The TODAY Show interviewed Brenda Wilhelmson this morning, a mother of two and author of the new book Diary of an Alcoholic Housewife. In a video below, Wilhelmson describes waking up every day with a hangover. I know the feeling. I’ve actually stopped drinking for 30 days, not because I think I’m dependent on alcohol, but because I hate the way drinking even two beers the night before makes me feel in the morning. I’ve never been a morning person, and now that I have to get up during the 7 o’clock hour every day to take my daughter to school, I need to do everything I can to make mornings easier on myself.
Here at Strollerderby, we’ve discussed whether or not wine should be marketed to moms. Dawn says it’s okay for Moms to drink, as long as you know when to say when. But that’s the problem – it can be hard to say anything when your speech is slurred. Just ask Stephanie Wilder-Taylor, who built a career on books like Sippy Cups Are Not for Chardonnay. She quit drinking two years ago.
Both Wilder-Taylor and Wilhelmson are “high-functioning alcoholics,” or as a woman in the TODAY Show clip below put it, proof that “you don’t have to hit rock-bottom, you don’t have to lose everything in your life to be an alcoholic.”
Take a look:
Like Wilhelmson, I had a rich social life before having a baby, and I was the first of my friends to become a mother. I, too, turned to alcohol for comfort, as a reward and as a “time-out” when I did get out of the house. When my daughter was born, I was in an abusive marriage, and drinking was a way for me to feel like everything was fine – or that it would be, if I just made it through this rough patch. I never drank to excess, because I feel tipsy enough after two drinks to want to stop, but I drank several days a week. When I got divorced in 2009, one of the first things I did was challenge myself to quit drinking for 30 days. During that time, I did have a drink or two, but I was able to quit smoking, which in hindsight was a feat in-and-of-itself.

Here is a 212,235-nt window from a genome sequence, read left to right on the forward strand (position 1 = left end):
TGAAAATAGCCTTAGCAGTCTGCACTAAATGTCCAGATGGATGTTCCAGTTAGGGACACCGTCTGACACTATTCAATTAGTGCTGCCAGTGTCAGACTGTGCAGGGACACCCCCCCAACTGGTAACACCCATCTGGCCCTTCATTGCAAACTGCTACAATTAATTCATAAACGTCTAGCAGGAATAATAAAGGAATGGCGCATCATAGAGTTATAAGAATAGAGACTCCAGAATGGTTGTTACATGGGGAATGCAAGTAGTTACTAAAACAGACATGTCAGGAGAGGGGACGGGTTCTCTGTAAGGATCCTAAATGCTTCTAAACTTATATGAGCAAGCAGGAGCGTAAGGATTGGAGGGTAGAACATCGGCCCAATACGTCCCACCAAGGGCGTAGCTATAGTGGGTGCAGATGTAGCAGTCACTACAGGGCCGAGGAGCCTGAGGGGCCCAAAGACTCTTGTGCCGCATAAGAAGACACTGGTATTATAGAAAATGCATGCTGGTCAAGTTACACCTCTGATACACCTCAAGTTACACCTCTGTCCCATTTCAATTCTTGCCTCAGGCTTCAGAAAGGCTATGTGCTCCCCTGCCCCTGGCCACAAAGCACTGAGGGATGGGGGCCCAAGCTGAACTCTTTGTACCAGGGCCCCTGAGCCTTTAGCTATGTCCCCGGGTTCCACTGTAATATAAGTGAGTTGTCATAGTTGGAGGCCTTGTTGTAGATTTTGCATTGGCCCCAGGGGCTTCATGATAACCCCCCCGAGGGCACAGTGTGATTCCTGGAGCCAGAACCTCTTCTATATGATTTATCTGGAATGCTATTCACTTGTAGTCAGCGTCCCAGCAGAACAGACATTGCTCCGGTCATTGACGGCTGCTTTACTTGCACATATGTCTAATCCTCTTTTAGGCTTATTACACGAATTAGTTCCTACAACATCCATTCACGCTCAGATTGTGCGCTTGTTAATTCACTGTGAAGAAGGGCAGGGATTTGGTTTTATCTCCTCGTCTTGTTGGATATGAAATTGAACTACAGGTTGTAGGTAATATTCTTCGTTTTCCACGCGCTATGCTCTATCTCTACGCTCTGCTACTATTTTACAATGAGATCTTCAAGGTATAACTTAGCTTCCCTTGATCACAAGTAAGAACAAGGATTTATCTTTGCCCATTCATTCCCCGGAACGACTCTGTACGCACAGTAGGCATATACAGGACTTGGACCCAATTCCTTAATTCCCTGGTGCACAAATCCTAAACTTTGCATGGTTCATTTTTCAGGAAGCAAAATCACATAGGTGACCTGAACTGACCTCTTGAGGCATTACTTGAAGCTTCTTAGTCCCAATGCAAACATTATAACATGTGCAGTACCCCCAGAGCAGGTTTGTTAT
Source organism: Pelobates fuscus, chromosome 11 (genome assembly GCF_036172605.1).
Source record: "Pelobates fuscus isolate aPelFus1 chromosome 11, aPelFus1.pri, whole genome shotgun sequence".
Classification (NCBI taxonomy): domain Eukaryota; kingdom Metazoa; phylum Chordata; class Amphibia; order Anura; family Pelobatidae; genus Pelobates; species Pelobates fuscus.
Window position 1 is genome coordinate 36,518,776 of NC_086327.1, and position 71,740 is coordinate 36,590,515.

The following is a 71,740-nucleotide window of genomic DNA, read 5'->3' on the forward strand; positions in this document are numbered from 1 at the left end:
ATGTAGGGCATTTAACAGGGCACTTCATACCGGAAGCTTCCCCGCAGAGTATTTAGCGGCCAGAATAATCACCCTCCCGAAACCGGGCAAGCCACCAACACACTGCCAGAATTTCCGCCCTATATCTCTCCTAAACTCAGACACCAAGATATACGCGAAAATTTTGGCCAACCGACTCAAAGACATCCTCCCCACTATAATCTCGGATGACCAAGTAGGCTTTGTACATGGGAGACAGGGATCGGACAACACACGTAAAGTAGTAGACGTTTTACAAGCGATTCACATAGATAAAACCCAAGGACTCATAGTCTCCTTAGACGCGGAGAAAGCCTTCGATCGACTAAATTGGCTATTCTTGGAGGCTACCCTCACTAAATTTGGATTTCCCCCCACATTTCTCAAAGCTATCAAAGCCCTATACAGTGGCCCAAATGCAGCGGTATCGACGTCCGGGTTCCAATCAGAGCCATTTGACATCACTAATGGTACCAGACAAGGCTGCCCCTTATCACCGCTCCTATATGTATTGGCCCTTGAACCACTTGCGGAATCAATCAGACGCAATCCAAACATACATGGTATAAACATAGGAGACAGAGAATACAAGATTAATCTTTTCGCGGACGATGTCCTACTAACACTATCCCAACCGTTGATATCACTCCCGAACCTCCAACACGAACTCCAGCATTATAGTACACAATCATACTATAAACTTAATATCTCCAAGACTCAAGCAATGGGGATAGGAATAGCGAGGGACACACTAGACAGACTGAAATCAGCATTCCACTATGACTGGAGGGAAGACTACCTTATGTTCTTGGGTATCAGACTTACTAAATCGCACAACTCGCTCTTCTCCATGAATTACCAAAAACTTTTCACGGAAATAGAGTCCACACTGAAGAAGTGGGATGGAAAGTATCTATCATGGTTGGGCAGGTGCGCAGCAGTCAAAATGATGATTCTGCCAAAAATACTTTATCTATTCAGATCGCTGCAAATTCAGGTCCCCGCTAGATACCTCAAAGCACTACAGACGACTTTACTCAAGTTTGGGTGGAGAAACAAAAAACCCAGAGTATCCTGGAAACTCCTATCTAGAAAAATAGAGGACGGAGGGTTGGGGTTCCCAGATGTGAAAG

Today is Day 10 of my current 30 day challenge, and I have already fallen short of my goal. I broke my fast on Sunday with a glass of champagne. Why? I was at a show in Harlem, where an old, disgruntled Mafioso declared that if he laughed out loud at any of the comics, he’d buy all of the comics a drink. I was able to crack him, and he walked up to me after my set and said, “That was cute. Order yourself some champagne.” I felt so proud of myself, that I’d gotten the old guy to soften up and enjoy himself, that I’d made a particularly tough customer laugh, I wanted to celebrate. It was Pride weekend, gay marriage had just been passed, I figured I deserved it. Like so many other moms who work so hard, I rewarded myself with alcohol. But are we punishing ourselves in the end?